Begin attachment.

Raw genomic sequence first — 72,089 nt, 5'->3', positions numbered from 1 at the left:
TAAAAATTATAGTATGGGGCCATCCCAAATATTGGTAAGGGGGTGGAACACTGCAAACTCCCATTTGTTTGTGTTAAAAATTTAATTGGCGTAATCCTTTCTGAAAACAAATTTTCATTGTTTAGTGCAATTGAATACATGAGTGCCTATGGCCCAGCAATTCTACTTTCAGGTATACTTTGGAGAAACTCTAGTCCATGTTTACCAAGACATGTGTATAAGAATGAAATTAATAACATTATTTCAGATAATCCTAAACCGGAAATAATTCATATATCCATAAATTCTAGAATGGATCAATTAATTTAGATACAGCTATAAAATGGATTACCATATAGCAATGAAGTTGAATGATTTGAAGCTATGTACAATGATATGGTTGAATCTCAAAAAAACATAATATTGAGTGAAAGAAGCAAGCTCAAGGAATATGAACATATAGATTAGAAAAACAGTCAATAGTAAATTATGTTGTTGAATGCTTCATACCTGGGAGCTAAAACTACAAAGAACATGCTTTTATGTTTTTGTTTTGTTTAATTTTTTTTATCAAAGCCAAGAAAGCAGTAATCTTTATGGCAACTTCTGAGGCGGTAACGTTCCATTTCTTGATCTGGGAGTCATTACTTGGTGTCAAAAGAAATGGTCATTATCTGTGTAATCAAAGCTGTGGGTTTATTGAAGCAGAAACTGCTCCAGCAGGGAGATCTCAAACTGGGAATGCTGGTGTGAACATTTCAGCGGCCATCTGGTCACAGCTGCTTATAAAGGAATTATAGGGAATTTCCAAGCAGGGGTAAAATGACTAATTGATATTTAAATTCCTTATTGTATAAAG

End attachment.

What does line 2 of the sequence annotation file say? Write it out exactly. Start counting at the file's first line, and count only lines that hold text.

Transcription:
TAAAAATTATAGTATGGGGCCATCCCAAATATTGGTAAGGGGGTGGAACACTGCAAACTCCCATTTGTTTGTGTTAAAAATTTAATTGGCGTAATCCTTTCTGAAAACAAATTTTCATTGTTTAGTGCAATTGAATACATGAGTGCCTATGGCCCAGCAATTCTACTTTCAGGTATACTTTGGAGAAACTCTAGTCCATGTTTACCAAGACATGTGTATAAGAATGAAATTAATAACATTATTTCAGATAATCCTAAACCGGAAATAATTCATATATCCATAAATTCTAGAATGGATCAATTAATTTAGATACAGCTATAAAATGGATTACCATATAGCAATGAAGTTGAATGATTTGAAGCTATGTACAATGATATGGTTGAATCTCAAAAAAACATAATATTGAGTGAAAGAAGCAAGCTCAAGGAATATGAACATATAGATTAGAAAAACAGTCAATAGTAAATTATGTTGTTGAATGCTTCATACCTGGGAGCTAAAACTACAAAGAACATGCTTTTATGTTTTTGTTTTGTTTAATTTTTTTTATCAAAGCCAAGAAAGCAGTAATCTTTATGGCAACTTCTGAGGCGGTAACGTTCCATTTCTTGATCTGGGAGTCATTACTTGGTGTCAAAAGAAATGGTCATTATCTGTGTAATCAAAGCTGTGGGTTTATTGAAGCAGAAACTGCTCCAGCAGGGAGATCTCAAACTGGGAATGCTGGTGTGAACATTTCAGCGGCCATCTGGTCACAGCTGCTTATAAAGGAATTATAGGGAATTTCCAAGCAGGGGTAAAATGACTAATTGATATTTAAATTCCTTATTGTATAAAG